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The function set used in GP is typically driven by the nature of the problem domain. In a simple numeric problem, for example, the function set may consist of merely the arithmetic functions (+, -, *, /). However, all sorts of other functions and constructs typically encountered in computer programs can be used. Table 3.1 shows a sample of some of the functions one sees in the GP literature. Sometimes the primitive set includes specialised functions and terminals which are designed to solve problems in a specific problem domain. For example, if the goal is to program a robot to mop the floor, then the function set might include such actions as move, turn, and swish-the-mop.

For GP to work effectively, most function sets are required to have an important property known as closure (Koza, 1992), which can in turn be broken down into the properties of type consistency and evaluation safety.

Type consistency is required because subtree crossover (as described in Section 2.4 ) can mix and join nodes arbitrarily. As a result it is necessary that any subtree can be used in any of the argument positions for every function in the function set, because it is always possible that subtree crossover will generate that combination. It is thus common to require that all the functions be type consistent, i.e., they all return values of the same type, and that each of their arguments also have this type. For example +, -, *, and / can can be defined so that they each take two integer arguments and return an integer. Sometimes type consistency can be weakened somewhat by providing an automatic conversion mechanism between types. We can, for example, convert numbers to Booleans by treating all negative values as false, and non-negative values as true. However, conversion mechanisms can introduce unexpected biases into the search process, so they should be used with care.

The type consistency requirement can seem quite limiting but often simple restructuring of the functions can resolve apparent problems. For example, an if function is often defined as taking three arguments: the test, the value to return if the test evaluates to true and the value to return if the test evaluates to false. The first of these three arguments is clearly Boolean, which would suggest that if can't be used with numeric functions like +. This, however, can easily be worked around by providing a mechanism to convert a numeric value into a Boolean automatically as discussed above. Alternatively, one can replace the 3-input if with a function of four (numeric) arguments a,b,c,d. The 4-input if implements "If a < b then return value c otherwise return value d".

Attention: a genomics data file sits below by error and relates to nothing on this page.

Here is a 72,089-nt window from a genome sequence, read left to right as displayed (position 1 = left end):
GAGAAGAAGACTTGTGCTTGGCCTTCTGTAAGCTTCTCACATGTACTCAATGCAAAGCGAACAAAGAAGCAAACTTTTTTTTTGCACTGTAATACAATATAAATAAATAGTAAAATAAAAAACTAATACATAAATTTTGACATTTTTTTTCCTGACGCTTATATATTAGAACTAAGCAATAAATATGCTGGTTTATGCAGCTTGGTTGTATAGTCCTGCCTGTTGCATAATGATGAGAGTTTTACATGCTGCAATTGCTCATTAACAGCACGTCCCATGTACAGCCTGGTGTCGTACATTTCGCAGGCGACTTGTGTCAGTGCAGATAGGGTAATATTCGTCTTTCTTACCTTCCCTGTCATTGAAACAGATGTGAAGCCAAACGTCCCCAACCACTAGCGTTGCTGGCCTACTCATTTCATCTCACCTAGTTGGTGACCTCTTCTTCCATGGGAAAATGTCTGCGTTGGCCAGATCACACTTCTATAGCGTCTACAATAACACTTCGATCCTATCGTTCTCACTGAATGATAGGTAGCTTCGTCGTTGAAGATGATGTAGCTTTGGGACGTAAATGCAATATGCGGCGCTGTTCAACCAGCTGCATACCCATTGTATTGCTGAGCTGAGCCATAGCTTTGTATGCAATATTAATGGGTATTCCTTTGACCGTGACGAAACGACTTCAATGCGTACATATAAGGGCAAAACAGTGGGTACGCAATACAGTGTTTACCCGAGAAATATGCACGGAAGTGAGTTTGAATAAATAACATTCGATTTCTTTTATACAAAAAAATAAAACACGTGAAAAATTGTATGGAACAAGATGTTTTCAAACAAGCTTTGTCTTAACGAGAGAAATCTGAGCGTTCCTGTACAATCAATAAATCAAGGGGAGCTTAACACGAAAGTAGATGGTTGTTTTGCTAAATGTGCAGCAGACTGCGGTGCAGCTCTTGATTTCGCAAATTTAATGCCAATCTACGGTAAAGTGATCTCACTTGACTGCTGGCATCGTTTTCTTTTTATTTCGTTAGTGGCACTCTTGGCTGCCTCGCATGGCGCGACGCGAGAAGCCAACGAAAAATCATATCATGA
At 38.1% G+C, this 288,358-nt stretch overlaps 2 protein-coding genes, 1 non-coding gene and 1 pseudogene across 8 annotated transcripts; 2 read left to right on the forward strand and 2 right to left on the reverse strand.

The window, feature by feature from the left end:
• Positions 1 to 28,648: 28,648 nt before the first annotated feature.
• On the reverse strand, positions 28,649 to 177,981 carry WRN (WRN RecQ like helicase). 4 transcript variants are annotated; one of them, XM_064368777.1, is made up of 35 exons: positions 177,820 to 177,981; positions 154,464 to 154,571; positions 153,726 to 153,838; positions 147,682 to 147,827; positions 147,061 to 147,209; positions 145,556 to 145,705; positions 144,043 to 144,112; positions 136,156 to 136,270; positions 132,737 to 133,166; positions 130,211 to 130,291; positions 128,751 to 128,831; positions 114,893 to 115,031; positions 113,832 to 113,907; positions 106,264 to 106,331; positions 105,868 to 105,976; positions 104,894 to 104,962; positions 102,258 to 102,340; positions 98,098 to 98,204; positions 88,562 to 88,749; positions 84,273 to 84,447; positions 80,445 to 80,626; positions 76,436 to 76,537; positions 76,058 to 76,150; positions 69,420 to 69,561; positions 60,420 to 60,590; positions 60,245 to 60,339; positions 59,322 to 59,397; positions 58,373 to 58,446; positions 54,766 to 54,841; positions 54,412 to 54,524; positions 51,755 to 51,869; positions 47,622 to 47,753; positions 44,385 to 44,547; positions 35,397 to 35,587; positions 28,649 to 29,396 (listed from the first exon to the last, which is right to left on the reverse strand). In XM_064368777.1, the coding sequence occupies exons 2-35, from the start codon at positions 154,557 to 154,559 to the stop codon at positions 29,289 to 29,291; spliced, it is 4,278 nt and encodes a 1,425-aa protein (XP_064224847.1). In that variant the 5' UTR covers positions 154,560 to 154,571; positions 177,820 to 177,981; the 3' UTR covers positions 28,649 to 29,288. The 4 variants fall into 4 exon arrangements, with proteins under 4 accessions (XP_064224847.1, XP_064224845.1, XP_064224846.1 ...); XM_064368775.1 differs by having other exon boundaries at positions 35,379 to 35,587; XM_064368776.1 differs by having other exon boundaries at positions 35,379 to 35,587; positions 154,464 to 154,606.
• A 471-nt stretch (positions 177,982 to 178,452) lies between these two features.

An alternative to requiring type consistency is to extend the GP system. Crossover and mutation might explicitly make use of type information so that the children they produce do not contain illegal type mismatches. When mutating a legal program, for example, mutation might be required to generate a subtree which returns the same type as the subtree it has just deleted. This is discussed further in Section 6.2 .

The other component of closure is evaluation safety. Evaluation safety is required because many commonly used functions can fail at run time. An evolved expression might, for example, divide by 0, or call MOVE_FORWARD when facing a wall or precipice. This is typically dealt with by modifying the normal behaviour of primitives. It is common to use protected versions of numeric functions that can otherwise throw exceptions, such as division, logarithm, exponential and square root. The protected version of a function first tests for potential problems with its input(s) before executing the corresponding instruction; if a problem is spotted then some default value is returned. Protected division (often notated with %) checks to see if its second argument is 0. If so, % typically returns the value 1 (regardless of the value of the first argument).1 Similarly, in a robotic application a MOVE_AHEAD instruction can be modified to do nothing if a forward move is illegal or if moving the robot might damage it.